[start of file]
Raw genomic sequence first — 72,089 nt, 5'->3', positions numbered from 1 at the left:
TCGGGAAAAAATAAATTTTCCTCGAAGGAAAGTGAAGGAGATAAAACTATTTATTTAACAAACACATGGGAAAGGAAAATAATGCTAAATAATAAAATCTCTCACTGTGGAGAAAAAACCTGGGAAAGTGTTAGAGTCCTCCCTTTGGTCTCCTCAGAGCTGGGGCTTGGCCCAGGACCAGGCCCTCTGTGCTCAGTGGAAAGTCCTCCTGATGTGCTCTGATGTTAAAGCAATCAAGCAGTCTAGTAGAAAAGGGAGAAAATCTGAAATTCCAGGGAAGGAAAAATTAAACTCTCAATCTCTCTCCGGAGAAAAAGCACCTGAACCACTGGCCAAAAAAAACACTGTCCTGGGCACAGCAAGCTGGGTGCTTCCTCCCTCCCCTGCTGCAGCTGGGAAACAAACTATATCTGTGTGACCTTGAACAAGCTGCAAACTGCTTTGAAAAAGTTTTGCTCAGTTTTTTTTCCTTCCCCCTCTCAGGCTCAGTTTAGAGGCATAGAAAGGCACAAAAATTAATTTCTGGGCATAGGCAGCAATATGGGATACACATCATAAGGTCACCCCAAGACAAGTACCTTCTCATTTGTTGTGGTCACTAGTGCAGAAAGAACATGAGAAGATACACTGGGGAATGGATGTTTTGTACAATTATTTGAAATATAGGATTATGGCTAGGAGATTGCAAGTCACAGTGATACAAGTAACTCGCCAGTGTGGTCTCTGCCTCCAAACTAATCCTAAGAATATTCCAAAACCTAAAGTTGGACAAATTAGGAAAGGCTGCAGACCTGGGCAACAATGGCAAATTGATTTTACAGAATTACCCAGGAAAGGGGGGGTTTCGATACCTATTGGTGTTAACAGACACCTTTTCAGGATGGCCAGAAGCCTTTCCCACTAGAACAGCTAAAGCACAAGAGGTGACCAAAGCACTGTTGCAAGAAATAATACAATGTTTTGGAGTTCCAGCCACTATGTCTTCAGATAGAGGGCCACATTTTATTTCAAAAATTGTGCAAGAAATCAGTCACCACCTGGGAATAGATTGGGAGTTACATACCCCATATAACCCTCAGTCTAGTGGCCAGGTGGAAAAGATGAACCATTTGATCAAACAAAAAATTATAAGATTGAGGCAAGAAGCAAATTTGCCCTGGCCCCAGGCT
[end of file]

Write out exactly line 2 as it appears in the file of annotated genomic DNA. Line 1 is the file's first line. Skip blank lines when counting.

TCGGGAAAAAATAAATTTTCCTCGAAGGAAAGTGAAGGAGATAAAACTATTTATTTAACAAACACATGGGAAAGGAAAATAATGCTAAATAATAAAATCTCTCACTGTGGAGAAAAAACCTGGGAAAGTGTTAGAGTCCTCCCTTTGGTCTCCTCAGAGCTGGGGCTTGGCCCAGGACCAGGCCCTCTGTGCTCAGTGGAAAGTCCTCCTGATGTGCTCTGATGTTAAAGCAATCAAGCAGTCTAGTAGAAAAGGGAGAAAATCTGAAATTCCAGGGAAGGAAAAATTAAACTCTCAATCTCTCTCCGGAGAAAAAGCACCTGAACCACTGGCCAAAAAAAACACTGTCCTGGGCACAGCAAGCTGGGTGCTTCCTCCCTCCCCTGCTGCAGCTGGGAAACAAACTATATCTGTGTGACCTTGAACAAGCTGCAAACTGCTTTGAAAAAGTTTTGCTCAGTTTTTTTTCCTTCCCCCTCTCAGGCTCAGTTTAGAGGCATAGAAAGGCACAAAAATTAATTTCTGGGCATAGGCAGCAATATGGGATACACATCATAAGGTCACCCCAAGACAAGTACCTTCTCATTTGTTGTGGTCACTAGTGCAGAAAGAACATGAGAAGATACACTGGGGAATGGATGTTTTGTACAATTATTTGAAATATAGGATTATGGCTAGGAGATTGCAAGTCACAGTGATACAAGTAACTCGCCAGTGTGGTCTCTGCCTCCAAACTAATCCTAAGAATATTCCAAAACCTAAAGTTGGACAAATTAGGAAAGGCTGCAGACCTGGGCAACAATGGCAAATTGATTTTACAGAATTACCCAGGAAAGGGGGGGTTTCGATACCTATTGGTGTTAACAGACACCTTTTCAGGATGGCCAGAAGCCTTTCCCACTAGAACAGCTAAAGCACAAGAGGTGACCAAAGCACTGTTGCAAGAAATAATACAATGTTTTGGAGTTCCAGCCACTATGTCTTCAGATAGAGGGCCACATTTTATTTCAAAAATTGTGCAAGAAATCAGTCACCACCTGGGAATAGATTGGGAGTTACATACCCCATATAACCCTCAGTCTAGTGGCCAGGTGGAAAAGATGAACCATTTGATCAAACAAAAAATTATAAGATTGAGGCAAGAAGCAAATTTGCCCTGGCCCCAGGCT